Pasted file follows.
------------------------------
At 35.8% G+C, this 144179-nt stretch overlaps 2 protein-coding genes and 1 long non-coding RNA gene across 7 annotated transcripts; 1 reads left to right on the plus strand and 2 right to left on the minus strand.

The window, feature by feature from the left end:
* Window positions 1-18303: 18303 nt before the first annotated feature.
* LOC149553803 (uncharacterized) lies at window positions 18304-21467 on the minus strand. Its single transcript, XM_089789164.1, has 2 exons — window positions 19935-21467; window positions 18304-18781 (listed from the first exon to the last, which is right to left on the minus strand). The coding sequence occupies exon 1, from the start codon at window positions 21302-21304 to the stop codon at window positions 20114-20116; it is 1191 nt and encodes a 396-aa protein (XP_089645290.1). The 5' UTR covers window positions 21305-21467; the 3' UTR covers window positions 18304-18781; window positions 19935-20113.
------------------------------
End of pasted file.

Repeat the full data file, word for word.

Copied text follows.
At 35.8% G+C, this 144179-nt stretch overlaps 2 protein-coding genes and 1 long non-coding RNA gene across 7 annotated transcripts; 1 reads left to right on the plus strand and 2 right to left on the minus strand.

The window, feature by feature from the left end:
* Window positions 1-18303: 18303 nt before the first annotated feature.
* LOC149553803 (uncharacterized) lies at window positions 18304-21467 on the minus strand. Its single transcript, XM_089789164.1, has 2 exons — window positions 19935-21467; window positions 18304-18781 (listed from the first exon to the last, which is right to left on the minus strand). The coding sequence occupies exon 1, from the start codon at window positions 21302-21304 to the stop codon at window positions 20114-20116; it is 1191 nt and encodes a 396-aa protein (XP_089645290.1). The 5' UTR covers window positions 21305-21467; the 3' UTR covers window positions 18304-18781; window positions 19935-20113.